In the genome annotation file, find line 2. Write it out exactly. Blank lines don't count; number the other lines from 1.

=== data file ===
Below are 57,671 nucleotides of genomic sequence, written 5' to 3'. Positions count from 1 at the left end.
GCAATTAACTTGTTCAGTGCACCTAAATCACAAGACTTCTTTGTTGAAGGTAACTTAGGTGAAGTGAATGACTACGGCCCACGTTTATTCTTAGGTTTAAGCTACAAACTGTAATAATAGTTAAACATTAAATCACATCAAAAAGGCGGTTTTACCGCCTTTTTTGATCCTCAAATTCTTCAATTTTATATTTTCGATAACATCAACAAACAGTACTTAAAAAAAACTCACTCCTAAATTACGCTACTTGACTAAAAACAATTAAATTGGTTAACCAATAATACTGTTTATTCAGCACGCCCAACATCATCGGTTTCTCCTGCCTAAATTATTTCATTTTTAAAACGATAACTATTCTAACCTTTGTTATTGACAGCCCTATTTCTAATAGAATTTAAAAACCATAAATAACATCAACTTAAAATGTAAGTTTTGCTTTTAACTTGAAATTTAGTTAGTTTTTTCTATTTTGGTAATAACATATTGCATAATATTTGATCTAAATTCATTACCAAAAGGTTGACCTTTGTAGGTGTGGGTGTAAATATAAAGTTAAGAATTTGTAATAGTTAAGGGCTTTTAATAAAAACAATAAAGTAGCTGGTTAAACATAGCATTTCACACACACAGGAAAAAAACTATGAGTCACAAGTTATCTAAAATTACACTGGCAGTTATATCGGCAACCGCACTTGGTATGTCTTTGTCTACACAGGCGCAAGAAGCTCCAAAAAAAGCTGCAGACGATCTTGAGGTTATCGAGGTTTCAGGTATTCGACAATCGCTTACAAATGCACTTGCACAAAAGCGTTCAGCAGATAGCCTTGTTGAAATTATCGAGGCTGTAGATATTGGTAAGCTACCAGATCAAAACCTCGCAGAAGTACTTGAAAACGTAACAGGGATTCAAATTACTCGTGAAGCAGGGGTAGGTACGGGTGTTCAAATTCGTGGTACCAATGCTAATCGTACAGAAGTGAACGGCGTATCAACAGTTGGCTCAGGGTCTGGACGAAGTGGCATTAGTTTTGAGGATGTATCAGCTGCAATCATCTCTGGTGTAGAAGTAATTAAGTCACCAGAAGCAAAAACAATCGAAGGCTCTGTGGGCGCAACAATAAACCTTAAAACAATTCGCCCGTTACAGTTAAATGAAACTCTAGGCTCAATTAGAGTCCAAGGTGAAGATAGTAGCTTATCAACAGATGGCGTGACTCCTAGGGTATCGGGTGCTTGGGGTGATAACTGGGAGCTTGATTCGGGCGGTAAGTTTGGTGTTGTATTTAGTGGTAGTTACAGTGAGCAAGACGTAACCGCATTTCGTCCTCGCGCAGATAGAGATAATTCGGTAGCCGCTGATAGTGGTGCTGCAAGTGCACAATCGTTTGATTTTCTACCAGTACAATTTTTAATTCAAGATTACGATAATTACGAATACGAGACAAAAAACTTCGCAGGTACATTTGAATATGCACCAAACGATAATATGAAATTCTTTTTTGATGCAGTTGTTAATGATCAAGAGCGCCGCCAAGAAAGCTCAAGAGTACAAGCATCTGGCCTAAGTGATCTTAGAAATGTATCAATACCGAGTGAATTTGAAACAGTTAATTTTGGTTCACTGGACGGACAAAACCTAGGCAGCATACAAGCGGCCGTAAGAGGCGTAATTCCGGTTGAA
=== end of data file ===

GCAATTAACTTGTTCAGTGCACCTAAATCACAAGACTTCTTTGTTGAAGGTAACTTAGGTGAAGTGAATGACTACGGCCCACGTTTATTCTTAGGTTTAAGCTACAAACTGTAATAATAGTTAAACATTAAATCACATCAAAAAGGCGGTTTTACCGCCTTTTTTGATCCTCAAATTCTTCAATTTTATATTTTCGATAACATCAACAAACAGTACTTAAAAAAAACTCACTCCTAAATTACGCTACTTGACTAAAAACAATTAAATTGGTTAACCAATAATACTGTTTATTCAGCACGCCCAACATCATCGGTTTCTCCTGCCTAAATTATTTCATTTTTAAAACGATAACTATTCTAACCTTTGTTATTGACAGCCCTATTTCTAATAGAATTTAAAAACCATAAATAACATCAACTTAAAATGTAAGTTTTGCTTTTAACTTGAAATTTAGTTAGTTTTTTCTATTTTGGTAATAACATATTGCATAATATTTGATCTAAATTCATTACCAAAAGGTTGACCTTTGTAGGTGTGGGTGTAAATATAAAGTTAAGAATTTGTAATAGTTAAGGGCTTTTAATAAAAACAATAAAGTAGCTGGTTAAACATAGCATTTCACACACACAGGAAAAAAACTATGAGTCACAAGTTATCTAAAATTACACTGGCAGTTATATCGGCAACCGCACTTGGTATGTCTTTGTCTACACAGGCGCAAGAAGCTCCAAAAAAAGCTGCAGACGATCTTGAGGTTATCGAGGTTTCAGGTATTCGACAATCGCTTACAAATGCACTTGCACAAAAGCGTTCAGCAGATAGCCTTGTTGAAATTATCGAGGCTGTAGATATTGGTAAGCTACCAGATCAAAACCTCGCAGAAGTACTTGAAAACGTAACAGGGATTCAAATTACTCGTGAAGCAGGGGTAGGTACGGGTGTTCAAATTCGTGGTACCAATGCTAATCGTACAGAAGTGAACGGCGTATCAACAGTTGGCTCAGGGTCTGGACGAAGTGGCATTAGTTTTGAGGATGTATCAGCTGCAATCATCTCTGGTGTAGAAGTAATTAAGTCACCAGAAGCAAAAACAATCGAAGGCTCTGTGGGCGCAACAATAAACCTTAAAACAATTCGCCCGTTACAGTTAAATGAAACTCTAGGCTCAATTAGAGTCCAAGGTGAAGATAGTAGCTTATCAACAGATGGCGTGACTCCTAGGGTATCGGGTGCTTGGGGTGATAACTGGGAGCTTGATTCGGGCGGTAAGTTTGGTGTTGTATTTAGTGGTAGTTACAGTGAGCAAGACGTAACCGCATTTCGTCCTCGCGCAGATAGAGATAATTCGGTAGCCGCTGATAGTGGTGCTGCAAGTGCACAATCGTTTGATTTTCTACCAGTACAATTTTTAATTCAAGATTACGATAATTACGAATACGAGACAAAAAACTTCGCAGGTACATTTGAATATGCACCAAACGATAATATGAAATTCTTTTTTGATGCAGTTGTTAATGATCAAGAGCGCCGCCAAGAAAGCTCAAGAGTACAAGCATCTGGCCTAAGTGATCTTAGAAATGTATCAATACCGAGTGAATTTGAAACAGTTAATTTTGGTTCACTGGACGGACAAAACCTAGGCAGCATACAAGCGGCCGTAAGAGGCGTAATTCCGGTTGAA